I dined in the brasserie of Hotel L’Europe last week and was surprised to be served this classic dish of marble de Foie gras
Here is a similar recipe made with a mousse of Foie gras which was on our menu about 20 years ago
it isn’t difficult!
Further the venison fillet is just so delicious with it lovely rich sauce and just needs popping in the oven for about 15 minutes, then a few minutes rest before serving
and the dessert can be made in advance
Marbré de pigeon et de foie gras
250g foie gras from a block (tinned)
125 g butter
12 thin slices of cooked pigeon or duck breasts or even smoked beef
100 g mousse de canard
Puree the foie gras with the mousse, carefully fold in the creamed butter, season with pepper and fresly ground sea salt
Line a bread tin with plastic foil.
Line the sides and bottom with the parma ham, then make thin layers of the foie gras mousse and the thinly sliced pigeon breast ending with the mousse, lay on some Parma Ham, cover with plastic foil and leave to firm up.
Cut with a good sharp knife when still cold, lay on the plates and allow a few minutes to come up to temparature
Serve with a few grains of salt on the terrine
A small mache salad and a little confit of onions goes well with this
Medallions of stag with Sauce Bordelaise, traditional accompaniments
1 kilo deer or roe deer filet , (rug)
2 glasses of red wine
2 dl olive oil
10 juniper berries
1 teaspoon finely ground bay leaves
salt and black pepper
50 g clarified butter
Prepare the meat, remove any of the fleece (thin white skin)this will help to stop it shrinking
Cook the red wine to a glaze. Allow to cool.
Mix the olive oil the juniper berries, the bay leaf and salt and pepper into the wine
Pour this over the meat and marinade for several hours.
Remove the meat from the marinade and dry well.
Heat the oil in the pan and when hot add the butter. Quickly sear the meat on all sides set aside
When needed place the meat in a roasting dish and roast in the pre-heated oven for about 15- 20 minutes depending on the thickness of the cut of the meat at (180°C)
Allow the meat to rest before cutting into thick slices(medallions).
Reserve any cooking juices and add to the sauce.
50 g butter
100gr bacon cut into pieces
250g mushrooms e.g. mousserons
1 dl red wine
1 glass port
3 dl game stock
Melt the butter and fry the bacon in the butter until the juices run, add the mushrooms to the pan and fry until golden brown. Remove from the pan, deglaze the pan with the red wine and port and simmer until the red wine and port is reduced to a third, pour in the stock and leave to simmer slowly on a low heat. Before serving add the mushrooms and bacon to the sauce. Add any juices from the roasting of the meat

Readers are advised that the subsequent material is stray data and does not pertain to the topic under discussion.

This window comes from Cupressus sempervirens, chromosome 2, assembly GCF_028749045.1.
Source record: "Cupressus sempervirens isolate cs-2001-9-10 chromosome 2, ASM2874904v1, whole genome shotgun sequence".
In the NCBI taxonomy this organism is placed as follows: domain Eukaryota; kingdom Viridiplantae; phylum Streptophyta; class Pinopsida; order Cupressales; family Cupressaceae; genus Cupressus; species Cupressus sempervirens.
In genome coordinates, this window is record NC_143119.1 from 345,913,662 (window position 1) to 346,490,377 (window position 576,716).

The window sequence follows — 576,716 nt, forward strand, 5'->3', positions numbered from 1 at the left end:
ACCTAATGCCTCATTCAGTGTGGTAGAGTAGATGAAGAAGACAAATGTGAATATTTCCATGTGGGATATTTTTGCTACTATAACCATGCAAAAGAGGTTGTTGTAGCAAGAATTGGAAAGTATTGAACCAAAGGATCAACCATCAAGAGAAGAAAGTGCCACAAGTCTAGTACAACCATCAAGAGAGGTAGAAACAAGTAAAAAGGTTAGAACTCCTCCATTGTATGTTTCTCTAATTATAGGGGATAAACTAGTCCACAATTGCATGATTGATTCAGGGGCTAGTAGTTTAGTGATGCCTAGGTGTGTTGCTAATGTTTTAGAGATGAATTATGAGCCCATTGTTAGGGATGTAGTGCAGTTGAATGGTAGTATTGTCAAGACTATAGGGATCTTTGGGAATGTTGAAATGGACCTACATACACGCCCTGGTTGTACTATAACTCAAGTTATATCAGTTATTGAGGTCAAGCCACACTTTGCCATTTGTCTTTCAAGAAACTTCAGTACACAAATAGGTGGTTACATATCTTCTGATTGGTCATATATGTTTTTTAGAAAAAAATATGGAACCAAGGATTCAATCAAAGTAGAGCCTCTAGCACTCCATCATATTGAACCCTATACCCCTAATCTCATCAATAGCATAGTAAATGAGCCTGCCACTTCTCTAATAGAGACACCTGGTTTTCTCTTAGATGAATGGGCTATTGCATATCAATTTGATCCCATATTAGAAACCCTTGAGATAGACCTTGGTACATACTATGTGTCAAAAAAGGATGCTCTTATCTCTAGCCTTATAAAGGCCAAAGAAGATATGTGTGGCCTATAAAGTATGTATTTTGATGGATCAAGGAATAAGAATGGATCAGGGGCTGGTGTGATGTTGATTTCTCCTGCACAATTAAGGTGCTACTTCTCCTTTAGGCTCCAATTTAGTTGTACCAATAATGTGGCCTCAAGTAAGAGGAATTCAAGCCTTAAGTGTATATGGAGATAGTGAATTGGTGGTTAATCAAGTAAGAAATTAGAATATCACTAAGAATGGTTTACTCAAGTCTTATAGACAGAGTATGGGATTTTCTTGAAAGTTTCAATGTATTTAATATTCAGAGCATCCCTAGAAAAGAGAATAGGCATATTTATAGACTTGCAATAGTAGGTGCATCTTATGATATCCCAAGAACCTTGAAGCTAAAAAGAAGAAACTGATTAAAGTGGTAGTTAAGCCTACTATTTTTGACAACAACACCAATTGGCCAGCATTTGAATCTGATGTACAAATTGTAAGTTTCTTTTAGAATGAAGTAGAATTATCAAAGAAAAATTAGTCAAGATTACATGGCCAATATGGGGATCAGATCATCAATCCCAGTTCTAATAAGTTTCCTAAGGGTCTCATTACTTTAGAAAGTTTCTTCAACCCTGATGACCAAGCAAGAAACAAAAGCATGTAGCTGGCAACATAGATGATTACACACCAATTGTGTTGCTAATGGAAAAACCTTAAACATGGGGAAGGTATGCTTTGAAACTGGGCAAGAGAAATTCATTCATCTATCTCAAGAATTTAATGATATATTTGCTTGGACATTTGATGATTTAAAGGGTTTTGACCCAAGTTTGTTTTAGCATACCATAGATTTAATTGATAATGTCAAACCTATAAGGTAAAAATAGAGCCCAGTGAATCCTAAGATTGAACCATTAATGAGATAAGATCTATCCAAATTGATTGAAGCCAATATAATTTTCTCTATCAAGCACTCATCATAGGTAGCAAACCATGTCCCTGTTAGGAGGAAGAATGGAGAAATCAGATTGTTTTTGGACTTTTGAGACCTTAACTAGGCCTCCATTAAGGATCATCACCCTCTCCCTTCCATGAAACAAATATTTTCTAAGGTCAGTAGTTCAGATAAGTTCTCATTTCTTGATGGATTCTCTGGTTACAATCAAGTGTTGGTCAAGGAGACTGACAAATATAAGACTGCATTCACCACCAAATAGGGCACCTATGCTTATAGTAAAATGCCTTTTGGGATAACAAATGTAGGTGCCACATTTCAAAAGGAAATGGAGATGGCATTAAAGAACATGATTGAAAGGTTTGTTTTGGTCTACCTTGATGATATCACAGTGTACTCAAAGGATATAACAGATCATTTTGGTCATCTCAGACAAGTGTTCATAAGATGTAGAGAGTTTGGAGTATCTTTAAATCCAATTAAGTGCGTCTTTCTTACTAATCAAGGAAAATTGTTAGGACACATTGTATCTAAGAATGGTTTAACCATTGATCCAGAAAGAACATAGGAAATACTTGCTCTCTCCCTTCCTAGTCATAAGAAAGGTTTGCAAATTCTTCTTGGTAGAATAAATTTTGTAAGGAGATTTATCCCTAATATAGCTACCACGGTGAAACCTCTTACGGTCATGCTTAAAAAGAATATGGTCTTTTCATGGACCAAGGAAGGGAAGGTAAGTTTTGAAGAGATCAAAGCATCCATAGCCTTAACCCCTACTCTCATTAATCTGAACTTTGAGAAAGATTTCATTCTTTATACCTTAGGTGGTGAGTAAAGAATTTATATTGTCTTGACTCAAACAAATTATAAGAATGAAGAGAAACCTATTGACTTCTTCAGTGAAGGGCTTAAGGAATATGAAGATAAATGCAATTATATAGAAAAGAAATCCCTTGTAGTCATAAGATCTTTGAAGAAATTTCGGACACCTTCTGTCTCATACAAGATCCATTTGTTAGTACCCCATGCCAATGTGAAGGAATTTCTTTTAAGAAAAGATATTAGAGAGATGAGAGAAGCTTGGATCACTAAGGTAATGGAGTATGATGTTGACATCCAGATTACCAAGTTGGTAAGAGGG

1 kilo parsnip
2 –3 dl cream
Cut the parsnips into pieces. Melt the butter in a large pan or casserole and add the onions and the parsnips and fry until they just begin to colour, add the cream and cook on a very low heat until the parsnips are cooked. Stir well to avoid the parsnips catching on the bottom of the pan.
Smash with a fork to a fine puree. Keep warm au bain marie
500 g sprouts
50 g butter
2 shallots chopped
Clean the sprouts and cut into each sprout into quarters. Melt the butter in a pan, fry the shallots and sprouts stirring well, add a little water or stock season with salt and pepper and cook until tender but not soft
Prune tart with Armagnac, macadamia nuts and buttermilk ice cream
250g prunes without stones 2 fresh figs
Red wine or strong tea to soak the prunes 100g macadamia nuts
25g soft butter 100g sugar
1 tbsp. Armagnac
2 tbsp. marmalade Ingredients buttermilk ice cream:
1 to 2 tbsp. sieved apricot jam 750ml buttermilk
1 vanilla pod
Rich pie pastry: (pâte sucrée) 250g sugar
150g flour 3 egg yolks
75g butter 250ml of cream
75g sugar or icing sugar 1 tbsp. lemon juice
3 egg yolks
A few drops of vanilla essence
Sieve the flour on a marble slate and add the salt, make a well in the middle and add the remaining ingredients. Knead these ingredients together (without the flour) with the fingertips of one hand.
When a soft paste is formed, clean fingers and mix the flour with the paste with a pallet knife. Knead the dough into a ball, wrap in aluminium foil, leave to rest in a cool place for at least an hour.
Roll the pastry out on a floured cool surface, lay on a flan ring or 22cm pie dish. Place greaseproof paper on top of the pastry and pour on baking beans. Bake in a hot oven (210-220°C) for 10mins.
Remove the beans and the paper and return the tart to the oven for 5 minutes to finish cooking.
Remove the tart case from the form and leave to cool completely.
Soak the prunes a few hours or overnight in red wine or tea, drain well and place in a buttered pan.
Add the Armagnac and the marmalade, cover with buttered paper and place on a low heat to soften.
Allow the mixture to cool, puree to a thick mixture in the food proc essor or chop with a knife.
Spoon the mixture into the form and spread out, cut the figs in slices and place in a circle in the centre of the tart.
Place the macadamia nuts in a pan with a thick bottom, add the sugar and place over a medium heat to caramelise. Turn out onto a lightly greased baking sheet and leave to harden.
Crush the nuts and sprinkle around the edge of the tart. Heat the jam and brush over the figs.
Serve with buttermilk ice cream:
Cut the vanilla pod lengthwise and place in a pan with the cream over a low heat to infuse for 10 minutes. Leave to stand to allow the aromas to optimize.
Beat the egg yolks with the sugar until light and creamy, stir in the warm cream.
Rinse the cream pan with cold water. Pour in the egg cream mixture and stir over a low heat until 85°C, do not boil. Leave to cool well.
Add the buttermilk and scrape out the vanilla from the vanilla pod. Place in the ice cream machine, churn to a creamy consistency and place in the deep freeze until half an hour before serving.